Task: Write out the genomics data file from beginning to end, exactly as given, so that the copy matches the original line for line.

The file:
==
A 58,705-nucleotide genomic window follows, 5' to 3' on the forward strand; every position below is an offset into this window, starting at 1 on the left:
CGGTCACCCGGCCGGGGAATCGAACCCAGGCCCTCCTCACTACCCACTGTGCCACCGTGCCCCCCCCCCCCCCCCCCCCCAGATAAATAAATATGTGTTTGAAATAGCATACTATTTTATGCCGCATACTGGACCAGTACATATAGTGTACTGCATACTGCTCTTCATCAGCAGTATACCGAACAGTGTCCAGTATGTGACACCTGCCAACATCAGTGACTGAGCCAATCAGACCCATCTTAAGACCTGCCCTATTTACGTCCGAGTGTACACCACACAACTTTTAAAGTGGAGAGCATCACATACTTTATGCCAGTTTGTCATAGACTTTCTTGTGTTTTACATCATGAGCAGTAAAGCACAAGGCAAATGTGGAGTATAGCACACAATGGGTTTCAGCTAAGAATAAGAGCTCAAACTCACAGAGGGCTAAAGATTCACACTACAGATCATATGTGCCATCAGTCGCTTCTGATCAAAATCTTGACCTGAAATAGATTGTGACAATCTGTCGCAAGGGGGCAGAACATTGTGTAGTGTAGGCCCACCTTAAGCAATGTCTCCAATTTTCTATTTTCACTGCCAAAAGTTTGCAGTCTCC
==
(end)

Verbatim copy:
A 58,705-nucleotide genomic window follows, 5' to 3' on the forward strand; every position below is an offset into this window, starting at 1 on the left:
CGGTCACCCGGCCGGGGAATCGAACCCAGGCCCTCCTCACTACCCACTGTGCCACCGTGCCCCCCCCCCCCCCCCCCCCCAGATAAATAAATATGTGTTTGAAATAGCATACTATTTTATGCCGCATACTGGACCAGTACATATAGTGTACTGCATACTGCTCTTCATCAGCAGTATACCGAACAGTGTCCAGTATGTGACACCTGCCAACATCAGTGACTGAGCCAATCAGACCCATCTTAAGACCTGCCCTATTTACGTCCGAGTGTACACCACACAACTTTTAAAGTGGAGAGCATCACATACTTTATGCCAGTTTGTCATAGACTTTCTTGTGTTTTACATCATGAGCAGTAAAGCACAAGGCAAATGTGGAGTATAGCACACAATGGGTTTCAGCTAAGAATAAGAGCTCAAACTCACAGAGGGCTAAAGATTCACACTACAGATCATATGTGCCATCAGTCGCTTCTGATCAAAATCTTGACCTGAAATAGATTGTGACAATCTGTCGCAAGGGGGCAGAACATTGTGTAGTGTAGGCCCACCTTAAGCAATGTCTCCAATTTTCTATTTTCACTGCCAAAAGTTTGCAGTCTCC